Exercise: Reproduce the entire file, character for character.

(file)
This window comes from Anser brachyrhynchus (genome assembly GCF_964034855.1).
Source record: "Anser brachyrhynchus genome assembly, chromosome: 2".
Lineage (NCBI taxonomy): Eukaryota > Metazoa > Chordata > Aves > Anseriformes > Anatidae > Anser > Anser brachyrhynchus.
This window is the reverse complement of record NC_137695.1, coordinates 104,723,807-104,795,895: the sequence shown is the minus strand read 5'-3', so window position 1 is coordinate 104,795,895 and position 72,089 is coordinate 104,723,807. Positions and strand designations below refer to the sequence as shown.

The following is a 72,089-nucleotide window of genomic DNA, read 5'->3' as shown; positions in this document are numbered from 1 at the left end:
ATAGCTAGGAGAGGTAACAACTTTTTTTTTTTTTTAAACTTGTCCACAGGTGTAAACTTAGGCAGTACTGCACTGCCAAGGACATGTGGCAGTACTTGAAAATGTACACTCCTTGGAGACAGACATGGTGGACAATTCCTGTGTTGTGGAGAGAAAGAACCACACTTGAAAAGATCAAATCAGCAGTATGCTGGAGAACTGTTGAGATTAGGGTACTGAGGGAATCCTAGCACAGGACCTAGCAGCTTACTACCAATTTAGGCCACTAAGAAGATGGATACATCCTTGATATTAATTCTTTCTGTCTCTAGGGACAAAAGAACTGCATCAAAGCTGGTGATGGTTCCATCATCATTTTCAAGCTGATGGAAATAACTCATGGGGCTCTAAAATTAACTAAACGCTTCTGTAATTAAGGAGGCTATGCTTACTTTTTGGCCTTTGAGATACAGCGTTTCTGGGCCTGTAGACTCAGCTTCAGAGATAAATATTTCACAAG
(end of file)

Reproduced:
This window comes from Anser brachyrhynchus (genome assembly GCF_964034855.1).
Source record: "Anser brachyrhynchus genome assembly, chromosome: 2".
Lineage (NCBI taxonomy): Eukaryota > Metazoa > Chordata > Aves > Anseriformes > Anatidae > Anser > Anser brachyrhynchus.
This window is the reverse complement of record NC_137695.1, coordinates 104,723,807-104,795,895: the sequence shown is the minus strand read 5'-3', so window position 1 is coordinate 104,795,895 and position 72,089 is coordinate 104,723,807. Positions and strand designations below refer to the sequence as shown.

The following is a 72,089-nucleotide window of genomic DNA, read 5'->3' as shown; positions in this document are numbered from 1 at the left end:
ATAGCTAGGAGAGGTAACAACTTTTTTTTTTTTTTAAACTTGTCCACAGGTGTAAACTTAGGCAGTACTGCACTGCCAAGGACATGTGGCAGTACTTGAAAATGTACACTCCTTGGAGACAGACATGGTGGACAATTCCTGTGTTGTGGAGAGAAAGAACCACACTTGAAAAGATCAAATCAGCAGTATGCTGGAGAACTGTTGAGATTAGGGTACTGAGGGAATCCTAGCACAGGACCTAGCAGCTTACTACCAATTTAGGCCACTAAGAAGATGGATACATCCTTGATATTAATTCTTTCTGTCTCTAGGGACAAAAGAACTGCATCAAAGCTGGTGATGGTTCCATCATCATTTTCAAGCTGATGGAAATAACTCATGGGGCTCTAAAATTAACTAAACGCTTCTGTAATTAAGGAGGCTATGCTTACTTTTTGGCCTTTGAGATACAGCGTTTCTGGGCCTGTAGACTCAGCTTCAGAGATAAATATTTCACAAG